What Does Take Or Pay Agreement Mean

d) According to the calculation above, the seller adjusted the price of the quantities to be paid based on the price to be paid which was ultimately paid to his supplier. This means that the determination of damages should take into account the overall economic situation of the victim, i.e. the negative and positive consequences of the damaging event. However, at least in the context of oil and gas, courts tend to interpret “Take or Pay” contracts as an alternative means of delivery; a gas buyer can either buy the gas or pay a deficit amount. In other words, the courts find that as long as the purchaser buys either the gas or makes the payment of the default, there has been no infringement and therefore there is no damage that can be liquidated because the payment of the deficit amount is not a remedy, but another means of benefit. The Oklahoma Supreme Court explained this reasoning in Roye Realty – Developing, Inc. v. Arkla, Inc., 1993 OK 99, 863 P.2d 1150. In that case, Arkla, a gas buyer, argued that the default payment provision in a “Take or Pay” contract was in fact a liquidated damages provision. The Oklahoma Supreme Court rejected Arklas` assertion and stated that in addition to overhead, there are two other reasons why energy projects go to such futures or paid contracts: given this vital importance, most readers would be surprised how often a so-called take-or pay contract is not actually written as such , the commercial result being much less desirable than the seller and its lenders had anticipated. This error is not limited to inexperienced negotiators and their advice. In a recent infrastructure project with a capital cost of more than $1 billion, the parties were surprised to find, rather belatedly in the development schedule, that the so-called “take-or pay” contract was not really the case, although it was described as such in the sponsor information memorandum on the project and signed by project lenders and a highly respected project finance firm.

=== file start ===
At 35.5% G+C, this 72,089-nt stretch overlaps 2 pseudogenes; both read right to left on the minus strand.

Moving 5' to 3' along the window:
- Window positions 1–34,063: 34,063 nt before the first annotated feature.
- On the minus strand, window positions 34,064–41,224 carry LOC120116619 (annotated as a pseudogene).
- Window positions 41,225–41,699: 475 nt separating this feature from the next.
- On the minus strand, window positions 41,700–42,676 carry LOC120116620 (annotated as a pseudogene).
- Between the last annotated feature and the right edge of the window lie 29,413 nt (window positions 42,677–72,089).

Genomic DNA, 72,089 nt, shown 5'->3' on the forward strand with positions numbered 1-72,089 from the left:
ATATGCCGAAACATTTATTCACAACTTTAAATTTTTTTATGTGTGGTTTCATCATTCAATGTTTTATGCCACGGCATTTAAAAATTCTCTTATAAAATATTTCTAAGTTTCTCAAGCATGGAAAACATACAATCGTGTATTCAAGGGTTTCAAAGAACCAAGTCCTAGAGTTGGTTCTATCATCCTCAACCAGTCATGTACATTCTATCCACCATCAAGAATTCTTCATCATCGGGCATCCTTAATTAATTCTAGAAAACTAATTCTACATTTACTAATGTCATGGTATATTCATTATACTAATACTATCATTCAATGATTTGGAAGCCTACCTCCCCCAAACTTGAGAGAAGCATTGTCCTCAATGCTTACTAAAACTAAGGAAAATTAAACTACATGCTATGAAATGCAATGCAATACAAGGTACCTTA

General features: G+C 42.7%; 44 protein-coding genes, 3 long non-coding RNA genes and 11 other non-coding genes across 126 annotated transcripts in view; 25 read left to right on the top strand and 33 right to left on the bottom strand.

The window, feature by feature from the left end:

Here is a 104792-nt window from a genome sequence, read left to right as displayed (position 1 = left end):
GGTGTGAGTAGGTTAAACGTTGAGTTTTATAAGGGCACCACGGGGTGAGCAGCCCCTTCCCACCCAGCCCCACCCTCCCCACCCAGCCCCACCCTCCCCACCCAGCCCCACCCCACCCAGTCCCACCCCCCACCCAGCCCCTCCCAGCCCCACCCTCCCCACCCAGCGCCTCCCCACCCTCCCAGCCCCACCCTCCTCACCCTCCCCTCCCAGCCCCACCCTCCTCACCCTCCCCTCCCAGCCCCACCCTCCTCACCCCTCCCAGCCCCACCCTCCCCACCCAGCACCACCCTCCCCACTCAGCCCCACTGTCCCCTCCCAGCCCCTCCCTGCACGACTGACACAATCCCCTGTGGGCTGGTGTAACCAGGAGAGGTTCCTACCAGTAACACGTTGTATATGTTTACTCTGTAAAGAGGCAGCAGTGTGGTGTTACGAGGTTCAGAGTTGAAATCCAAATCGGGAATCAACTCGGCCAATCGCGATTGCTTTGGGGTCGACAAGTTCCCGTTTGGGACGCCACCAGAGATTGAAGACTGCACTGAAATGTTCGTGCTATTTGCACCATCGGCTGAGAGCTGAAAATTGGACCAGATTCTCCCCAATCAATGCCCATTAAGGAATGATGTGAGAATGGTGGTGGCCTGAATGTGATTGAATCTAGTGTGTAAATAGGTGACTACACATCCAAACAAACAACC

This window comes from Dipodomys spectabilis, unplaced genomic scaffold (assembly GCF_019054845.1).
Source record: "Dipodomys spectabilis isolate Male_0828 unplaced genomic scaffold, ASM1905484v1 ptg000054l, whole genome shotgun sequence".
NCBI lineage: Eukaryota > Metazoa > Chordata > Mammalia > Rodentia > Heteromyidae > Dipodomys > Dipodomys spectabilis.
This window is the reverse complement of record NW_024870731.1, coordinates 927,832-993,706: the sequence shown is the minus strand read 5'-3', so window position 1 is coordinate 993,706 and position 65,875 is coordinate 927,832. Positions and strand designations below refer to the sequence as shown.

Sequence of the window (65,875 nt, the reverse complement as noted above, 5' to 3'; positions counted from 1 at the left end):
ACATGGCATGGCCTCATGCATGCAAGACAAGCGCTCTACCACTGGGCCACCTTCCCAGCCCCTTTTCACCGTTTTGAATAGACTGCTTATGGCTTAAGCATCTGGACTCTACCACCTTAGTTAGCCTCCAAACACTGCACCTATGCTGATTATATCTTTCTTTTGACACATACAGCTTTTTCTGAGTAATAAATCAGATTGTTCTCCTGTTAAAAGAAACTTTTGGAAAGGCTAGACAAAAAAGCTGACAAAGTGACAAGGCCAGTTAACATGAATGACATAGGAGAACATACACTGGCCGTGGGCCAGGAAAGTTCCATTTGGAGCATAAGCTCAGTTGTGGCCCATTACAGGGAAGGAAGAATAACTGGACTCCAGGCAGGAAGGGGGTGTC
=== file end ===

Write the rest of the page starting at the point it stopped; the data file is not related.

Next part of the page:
In another example, a buyer was able, under a long-term gas sales contract, to reduce his “take-or pay” commitment by a drop in market demand, which made the contract a “demand contract” (more detailed below) despite the take-or pay nomenclature. Only the use of the phrase “take or pay” in an agreement does not necessarily make it that way. The rules to be taken or payable are generally between companies and their suppliers who require the purchasing company to have a specific delivery of goods taken by the supplier until a certain time at the risk of paying a fine to the supplier if they do not.